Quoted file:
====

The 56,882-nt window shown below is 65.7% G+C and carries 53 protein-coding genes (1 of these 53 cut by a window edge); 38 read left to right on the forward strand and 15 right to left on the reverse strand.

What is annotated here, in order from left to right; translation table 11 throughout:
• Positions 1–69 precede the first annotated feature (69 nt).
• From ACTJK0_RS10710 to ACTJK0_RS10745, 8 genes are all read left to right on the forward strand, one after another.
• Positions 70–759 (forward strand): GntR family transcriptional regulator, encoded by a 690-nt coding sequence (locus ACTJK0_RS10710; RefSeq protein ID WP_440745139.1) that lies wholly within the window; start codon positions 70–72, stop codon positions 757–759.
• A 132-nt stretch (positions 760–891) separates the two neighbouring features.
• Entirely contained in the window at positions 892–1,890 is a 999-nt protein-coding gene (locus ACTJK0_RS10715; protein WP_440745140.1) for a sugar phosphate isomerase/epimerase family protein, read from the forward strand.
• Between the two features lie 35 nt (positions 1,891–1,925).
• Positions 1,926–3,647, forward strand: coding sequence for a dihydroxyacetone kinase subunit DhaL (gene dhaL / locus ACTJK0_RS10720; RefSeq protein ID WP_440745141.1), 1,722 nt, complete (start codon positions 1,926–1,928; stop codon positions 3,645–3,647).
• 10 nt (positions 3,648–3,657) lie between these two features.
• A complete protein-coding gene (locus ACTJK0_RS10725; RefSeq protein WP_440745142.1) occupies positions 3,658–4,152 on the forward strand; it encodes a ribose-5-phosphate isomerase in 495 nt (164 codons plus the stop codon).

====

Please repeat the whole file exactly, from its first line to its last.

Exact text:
The 56,882-nt window shown below is 65.7% G+C and carries 53 protein-coding genes (1 of these 53 cut by a window edge); 38 read left to right on the forward strand and 15 right to left on the reverse strand.

What is annotated here, in order from left to right; translation table 11 throughout:
• Positions 1–69 precede the first annotated feature (69 nt).
• From ACTJK0_RS10710 to ACTJK0_RS10745, 8 genes are all read left to right on the forward strand, one after another.
• Positions 70–759 (forward strand): GntR family transcriptional regulator, encoded by a 690-nt coding sequence (locus ACTJK0_RS10710; RefSeq protein ID WP_440745139.1) that lies wholly within the window; start codon positions 70–72, stop codon positions 757–759.
• A 132-nt stretch (positions 760–891) separates the two neighbouring features.
• Entirely contained in the window at positions 892–1,890 is a 999-nt protein-coding gene (locus ACTJK0_RS10715; protein WP_440745140.1) for a sugar phosphate isomerase/epimerase family protein, read from the forward strand.
• Between the two features lie 35 nt (positions 1,891–1,925).
• Positions 1,926–3,647, forward strand: coding sequence for a dihydroxyacetone kinase subunit DhaL (gene dhaL / locus ACTJK0_RS10720; RefSeq protein ID WP_440745141.1), 1,722 nt, complete (start codon positions 1,926–1,928; stop codon positions 3,645–3,647).
• 10 nt (positions 3,648–3,657) lie between these two features.
• A complete protein-coding gene (locus ACTJK0_RS10725; RefSeq protein WP_440745142.1) occupies positions 3,658–4,152 on the forward strand; it encodes a ribose-5-phosphate isomerase in 495 nt (164 codons plus the stop codon).